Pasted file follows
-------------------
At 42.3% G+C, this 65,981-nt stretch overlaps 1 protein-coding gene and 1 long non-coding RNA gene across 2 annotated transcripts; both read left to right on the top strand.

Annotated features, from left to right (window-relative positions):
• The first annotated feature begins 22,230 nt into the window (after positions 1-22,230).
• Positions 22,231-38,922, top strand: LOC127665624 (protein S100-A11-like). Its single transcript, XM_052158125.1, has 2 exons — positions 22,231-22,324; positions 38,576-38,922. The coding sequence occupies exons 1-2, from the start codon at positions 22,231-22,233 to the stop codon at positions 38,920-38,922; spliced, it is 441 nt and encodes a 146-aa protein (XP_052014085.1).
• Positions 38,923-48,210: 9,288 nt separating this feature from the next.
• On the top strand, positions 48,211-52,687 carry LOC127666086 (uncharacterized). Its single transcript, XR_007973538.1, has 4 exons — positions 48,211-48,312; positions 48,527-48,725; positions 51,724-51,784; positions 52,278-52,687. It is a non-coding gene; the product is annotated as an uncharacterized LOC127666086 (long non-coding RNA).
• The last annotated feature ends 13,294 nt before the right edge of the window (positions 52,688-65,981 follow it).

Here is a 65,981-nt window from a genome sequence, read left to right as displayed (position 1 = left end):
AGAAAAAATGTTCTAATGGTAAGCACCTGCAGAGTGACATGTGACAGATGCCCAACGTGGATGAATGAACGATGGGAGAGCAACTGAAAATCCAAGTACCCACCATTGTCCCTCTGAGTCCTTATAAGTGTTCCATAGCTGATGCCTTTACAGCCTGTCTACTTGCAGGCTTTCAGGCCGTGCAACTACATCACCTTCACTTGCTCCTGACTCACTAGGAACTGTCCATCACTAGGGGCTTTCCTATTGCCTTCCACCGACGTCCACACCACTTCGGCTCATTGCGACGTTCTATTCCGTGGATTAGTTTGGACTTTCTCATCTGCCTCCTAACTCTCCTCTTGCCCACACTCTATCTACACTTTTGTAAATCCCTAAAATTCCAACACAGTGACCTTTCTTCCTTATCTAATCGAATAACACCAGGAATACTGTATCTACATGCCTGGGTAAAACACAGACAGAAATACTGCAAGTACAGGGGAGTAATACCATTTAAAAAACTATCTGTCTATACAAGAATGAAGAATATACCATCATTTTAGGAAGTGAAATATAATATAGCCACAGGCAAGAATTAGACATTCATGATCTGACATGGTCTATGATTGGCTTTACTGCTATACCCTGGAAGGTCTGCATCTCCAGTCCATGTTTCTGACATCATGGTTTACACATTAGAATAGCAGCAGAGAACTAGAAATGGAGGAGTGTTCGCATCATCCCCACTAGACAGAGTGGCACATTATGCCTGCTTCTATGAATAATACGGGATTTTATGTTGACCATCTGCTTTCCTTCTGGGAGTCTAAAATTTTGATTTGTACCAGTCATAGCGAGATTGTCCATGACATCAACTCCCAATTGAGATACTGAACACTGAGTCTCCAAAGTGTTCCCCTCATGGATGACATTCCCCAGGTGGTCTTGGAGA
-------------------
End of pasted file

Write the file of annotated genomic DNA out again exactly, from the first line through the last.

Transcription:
At 42.3% G+C, this 65,981-nt stretch overlaps 1 protein-coding gene and 1 long non-coding RNA gene across 2 annotated transcripts; both read left to right on the top strand.

Annotated features, from left to right (window-relative positions):
• The first annotated feature begins 22,230 nt into the window (after positions 1-22,230).
• Positions 22,231-38,922, top strand: LOC127665624 (protein S100-A11-like). Its single transcript, XM_052158125.1, has 2 exons — positions 22,231-22,324; positions 38,576-38,922. The coding sequence occupies exons 1-2, from the start codon at positions 22,231-22,233 to the stop codon at positions 38,920-38,922; spliced, it is 441 nt and encodes a 146-aa protein (XP_052014085.1).
• Positions 38,923-48,210: 9,288 nt separating this feature from the next.
• On the top strand, positions 48,211-52,687 carry LOC127666086 (uncharacterized). Its single transcript, XR_007973538.1, has 4 exons — positions 48,211-48,312; positions 48,527-48,725; positions 51,724-51,784; positions 52,278-52,687. It is a non-coding gene; the product is annotated as an uncharacterized LOC127666086 (long non-coding RNA).
• The last annotated feature ends 13,294 nt before the right edge of the window (positions 52,688-65,981 follow it).

Here is a 65,981-nt window from a genome sequence, read left to right as displayed (position 1 = left end):
AGAAAAAATGTTCTAATGGTAAGCACCTGCAGAGTGACATGTGACAGATGCCCAACGTGGATGAATGAACGATGGGAGAGCAACTGAAAATCCAAGTACCCACCATTGTCCCTCTGAGTCCTTATAAGTGTTCCATAGCTGATGCCTTTACAGCCTGTCTACTTGCAGGCTTTCAGGCCGTGCAACTACATCACCTTCACTTGCTCCTGACTCACTAGGAACTGTCCATCACTAGGGGCTTTCCTATTGCCTTCCACCGACGTCCACACCACTTCGGCTCATTGCGACGTTCTATTCCGTGGATTAGTTTGGACTTTCTCATCTGCCTCCTAACTCTCCTCTTGCCCACACTCTATCTACACTTTTGTAAATCCCTAAAATTCCAACACAGTGACCTTTCTTCCTTATCTAATCGAATAACACCAGGAATACTGTATCTACATGCCTGGGTAAAACACAGACAGAAATACTGCAAGTACAGGGGAGTAATACCATTTAAAAAACTATCTGTCTATACAAGAATGAAGAATATACCATCATTTTAGGAAGTGAAATATAATATAGCCACAGGCAAGAATTAGACATTCATGATCTGACATGGTCTATGATTGGCTTTACTGCTATACCCTGGAAGGTCTGCATCTCCAGTCCATGTTTCTGACATCATGGTTTACACATTAGAATAGCAGCAGAGAACTAGAAATGGAGGAGTGTTCGCATCATCCCCACTAGACAGAGTGGCACATTATGCCTGCTTCTATGAATAATACGGGATTTTATGTTGACCATCTGCTTTCCTTCTGGGAGTCTAAAATTTTGATTTGTACCAGTCATAGCGAGATTGTCCATGACATCAACTCCCAATTGAGATACTGAACACTGAGTCTCCAAAGTGTTCCCCTCATGGATGACATTCCCCAGGTGGTCTTGGAGA